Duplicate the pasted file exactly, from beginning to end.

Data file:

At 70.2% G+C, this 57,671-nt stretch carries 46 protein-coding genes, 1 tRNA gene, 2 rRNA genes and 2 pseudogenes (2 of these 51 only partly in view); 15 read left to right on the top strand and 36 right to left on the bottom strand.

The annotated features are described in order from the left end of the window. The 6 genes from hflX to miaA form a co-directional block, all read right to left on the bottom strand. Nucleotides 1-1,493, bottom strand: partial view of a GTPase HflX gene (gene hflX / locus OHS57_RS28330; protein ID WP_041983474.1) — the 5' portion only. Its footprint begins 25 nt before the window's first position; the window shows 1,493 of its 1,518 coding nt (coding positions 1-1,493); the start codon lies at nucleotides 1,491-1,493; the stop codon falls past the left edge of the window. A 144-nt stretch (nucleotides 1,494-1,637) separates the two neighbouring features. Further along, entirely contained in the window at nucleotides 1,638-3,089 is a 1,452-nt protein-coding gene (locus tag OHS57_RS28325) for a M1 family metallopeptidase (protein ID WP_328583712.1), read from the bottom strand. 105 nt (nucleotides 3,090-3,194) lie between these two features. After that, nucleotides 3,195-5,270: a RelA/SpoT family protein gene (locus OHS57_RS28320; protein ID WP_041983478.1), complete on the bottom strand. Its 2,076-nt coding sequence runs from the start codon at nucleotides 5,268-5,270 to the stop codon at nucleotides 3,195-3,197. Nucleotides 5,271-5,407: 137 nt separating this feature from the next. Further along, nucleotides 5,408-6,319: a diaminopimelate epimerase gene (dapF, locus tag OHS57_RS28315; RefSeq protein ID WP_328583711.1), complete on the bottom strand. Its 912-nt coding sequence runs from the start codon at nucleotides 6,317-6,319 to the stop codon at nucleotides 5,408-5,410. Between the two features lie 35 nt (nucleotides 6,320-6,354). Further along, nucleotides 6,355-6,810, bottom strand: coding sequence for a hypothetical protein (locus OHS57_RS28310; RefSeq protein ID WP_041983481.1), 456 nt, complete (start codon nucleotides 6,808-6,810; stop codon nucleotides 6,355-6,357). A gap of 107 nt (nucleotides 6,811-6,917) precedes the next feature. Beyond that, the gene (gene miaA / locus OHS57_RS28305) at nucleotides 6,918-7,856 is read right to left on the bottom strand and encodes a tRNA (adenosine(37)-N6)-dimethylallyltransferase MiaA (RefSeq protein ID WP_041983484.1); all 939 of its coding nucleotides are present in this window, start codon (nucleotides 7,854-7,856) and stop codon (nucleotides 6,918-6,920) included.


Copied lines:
At 70.2% G+C, this 57,671-nt stretch carries 46 protein-coding genes, 1 tRNA gene, 2 rRNA genes and 2 pseudogenes (2 of these 51 only partly in view); 15 read left to right on the top strand and 36 right to left on the bottom strand.

The annotated features are described in order from the left end of the window. The 6 genes from hflX to miaA form a co-directional block, all read right to left on the bottom strand. Nucleotides 1-1,493, bottom strand: partial view of a GTPase HflX gene (gene hflX / locus OHS57_RS28330; protein ID WP_041983474.1) — the 5' portion only. Its footprint begins 25 nt before the window's first position; the window shows 1,493 of its 1,518 coding nt (coding positions 1-1,493); the start codon lies at nucleotides 1,491-1,493; the stop codon falls past the left edge of the window. A 144-nt stretch (nucleotides 1,494-1,637) separates the two neighbouring features. Further along, entirely contained in the window at nucleotides 1,638-3,089 is a 1,452-nt protein-coding gene (locus tag OHS57_RS28325) for a M1 family metallopeptidase (protein ID WP_328583712.1), read from the bottom strand. 105 nt (nucleotides 3,090-3,194) lie between these two features. After that, nucleotides 3,195-5,270: a RelA/SpoT family protein gene (locus OHS57_RS28320; protein ID WP_041983478.1), complete on the bottom strand. Its 2,076-nt coding sequence runs from the start codon at nucleotides 5,268-5,270 to the stop codon at nucleotides 3,195-3,197. Nucleotides 5,271-5,407: 137 nt separating this feature from the next. Further along, nucleotides 5,408-6,319: a diaminopimelate epimerase gene (dapF, locus tag OHS57_RS28315; RefSeq protein ID WP_328583711.1), complete on the bottom strand. Its 912-nt coding sequence runs from the start codon at nucleotides 6,317-6,319 to the stop codon at nucleotides 5,408-5,410. Between the two features lie 35 nt (nucleotides 6,320-6,354). Further along, nucleotides 6,355-6,810, bottom strand: coding sequence for a hypothetical protein (locus OHS57_RS28310; RefSeq protein ID WP_041983481.1), 456 nt, complete (start codon nucleotides 6,808-6,810; stop codon nucleotides 6,355-6,357). A gap of 107 nt (nucleotides 6,811-6,917) precedes the next feature. Beyond that, the gene (gene miaA / locus OHS57_RS28305) at nucleotides 6,918-7,856 is read right to left on the bottom strand and encodes a tRNA (adenosine(37)-N6)-dimethylallyltransferase MiaA (RefSeq protein ID WP_041983484.1); all 939 of its coding nucleotides are present in this window, start codon (nucleotides 7,854-7,856) and stop codon (nucleotides 6,918-6,920) included.